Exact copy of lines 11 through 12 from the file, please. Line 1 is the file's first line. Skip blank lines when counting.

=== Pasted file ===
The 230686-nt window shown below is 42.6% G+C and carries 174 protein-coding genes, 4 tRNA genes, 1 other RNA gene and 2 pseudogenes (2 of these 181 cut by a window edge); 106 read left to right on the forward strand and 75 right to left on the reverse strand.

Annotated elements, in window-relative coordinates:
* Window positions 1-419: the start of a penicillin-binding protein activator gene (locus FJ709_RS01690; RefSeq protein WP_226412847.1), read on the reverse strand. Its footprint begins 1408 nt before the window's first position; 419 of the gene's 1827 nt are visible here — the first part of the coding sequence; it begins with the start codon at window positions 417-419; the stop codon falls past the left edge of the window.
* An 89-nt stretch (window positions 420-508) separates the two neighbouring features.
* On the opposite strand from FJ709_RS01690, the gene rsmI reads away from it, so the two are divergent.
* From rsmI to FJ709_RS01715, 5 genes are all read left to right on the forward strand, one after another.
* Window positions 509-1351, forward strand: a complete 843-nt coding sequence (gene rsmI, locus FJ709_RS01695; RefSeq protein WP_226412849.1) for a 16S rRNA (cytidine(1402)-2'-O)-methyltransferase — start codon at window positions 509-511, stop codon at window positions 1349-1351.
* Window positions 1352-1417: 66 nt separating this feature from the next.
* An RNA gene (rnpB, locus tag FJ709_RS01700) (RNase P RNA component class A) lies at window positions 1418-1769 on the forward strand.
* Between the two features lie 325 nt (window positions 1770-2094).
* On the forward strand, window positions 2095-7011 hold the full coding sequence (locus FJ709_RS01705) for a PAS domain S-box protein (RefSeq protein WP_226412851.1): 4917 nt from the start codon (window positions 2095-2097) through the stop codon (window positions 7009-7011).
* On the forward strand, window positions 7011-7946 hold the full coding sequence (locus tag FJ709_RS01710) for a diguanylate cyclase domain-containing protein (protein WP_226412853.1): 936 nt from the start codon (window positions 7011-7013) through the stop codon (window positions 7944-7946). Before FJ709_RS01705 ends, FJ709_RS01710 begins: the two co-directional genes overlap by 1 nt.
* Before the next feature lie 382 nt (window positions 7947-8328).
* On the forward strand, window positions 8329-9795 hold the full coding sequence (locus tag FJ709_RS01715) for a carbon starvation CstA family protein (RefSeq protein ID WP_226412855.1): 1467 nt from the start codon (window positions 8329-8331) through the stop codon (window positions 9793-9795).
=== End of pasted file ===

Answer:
* On the forward strand, window positions 2095-7011 hold the full coding sequence (locus FJ709_RS01705) for a PAS domain S-box protein (RefSeq protein WP_226412851.1): 4917 nt from the start codon (window positions 2095-2097) through the stop codon (window positions 7009-7011).
* On the forward strand, window positions 7011-7946 hold the full coding sequence (locus tag FJ709_RS01710) for a diguanylate cyclase domain-containing protein (protein WP_226412853.1): 936 nt from the start codon (window positions 7011-7013) through the stop codon (window positions 7944-7946). Before FJ709_RS01705 ends, FJ709_RS01710 begins: the two co-directional genes overlap by 1 nt.